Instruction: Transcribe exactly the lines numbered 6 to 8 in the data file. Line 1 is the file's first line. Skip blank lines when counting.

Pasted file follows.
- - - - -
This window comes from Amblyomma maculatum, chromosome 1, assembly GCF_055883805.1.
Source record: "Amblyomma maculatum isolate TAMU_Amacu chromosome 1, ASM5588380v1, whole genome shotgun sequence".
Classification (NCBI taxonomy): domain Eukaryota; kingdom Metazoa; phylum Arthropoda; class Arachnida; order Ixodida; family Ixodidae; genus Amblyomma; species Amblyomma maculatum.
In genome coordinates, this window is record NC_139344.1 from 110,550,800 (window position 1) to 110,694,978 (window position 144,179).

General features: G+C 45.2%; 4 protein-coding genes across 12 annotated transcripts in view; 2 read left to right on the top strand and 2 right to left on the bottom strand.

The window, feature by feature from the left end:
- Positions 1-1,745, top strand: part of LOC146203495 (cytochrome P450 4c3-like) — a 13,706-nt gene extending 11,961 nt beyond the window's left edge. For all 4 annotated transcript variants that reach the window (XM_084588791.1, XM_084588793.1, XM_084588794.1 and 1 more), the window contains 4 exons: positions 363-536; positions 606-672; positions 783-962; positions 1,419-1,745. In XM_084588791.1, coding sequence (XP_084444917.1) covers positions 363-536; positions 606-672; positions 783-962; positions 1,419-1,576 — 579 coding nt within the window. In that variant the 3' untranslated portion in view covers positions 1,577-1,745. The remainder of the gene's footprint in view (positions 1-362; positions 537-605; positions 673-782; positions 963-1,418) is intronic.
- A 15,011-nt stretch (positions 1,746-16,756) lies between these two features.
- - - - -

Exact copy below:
The window, feature by feature from the left end:
- Positions 1-1,745, top strand: part of LOC146203495 (cytochrome P450 4c3-like) — a 13,706-nt gene extending 11,961 nt beyond the window's left edge. For all 4 annotated transcript variants that reach the window (XM_084588791.1, XM_084588793.1, XM_084588794.1 and 1 more), the window contains 4 exons: positions 363-536; positions 606-672; positions 783-962; positions 1,419-1,745. In XM_084588791.1, coding sequence (XP_084444917.1) covers positions 363-536; positions 606-672; positions 783-962; positions 1,419-1,576 — 579 coding nt within the window. In that variant the 3' untranslated portion in view covers positions 1,577-1,745. The remainder of the gene's footprint in view (positions 1-362; positions 537-605; positions 673-782; positions 963-1,418) is intronic.
- A 15,011-nt stretch (positions 1,746-16,756) lies between these two features.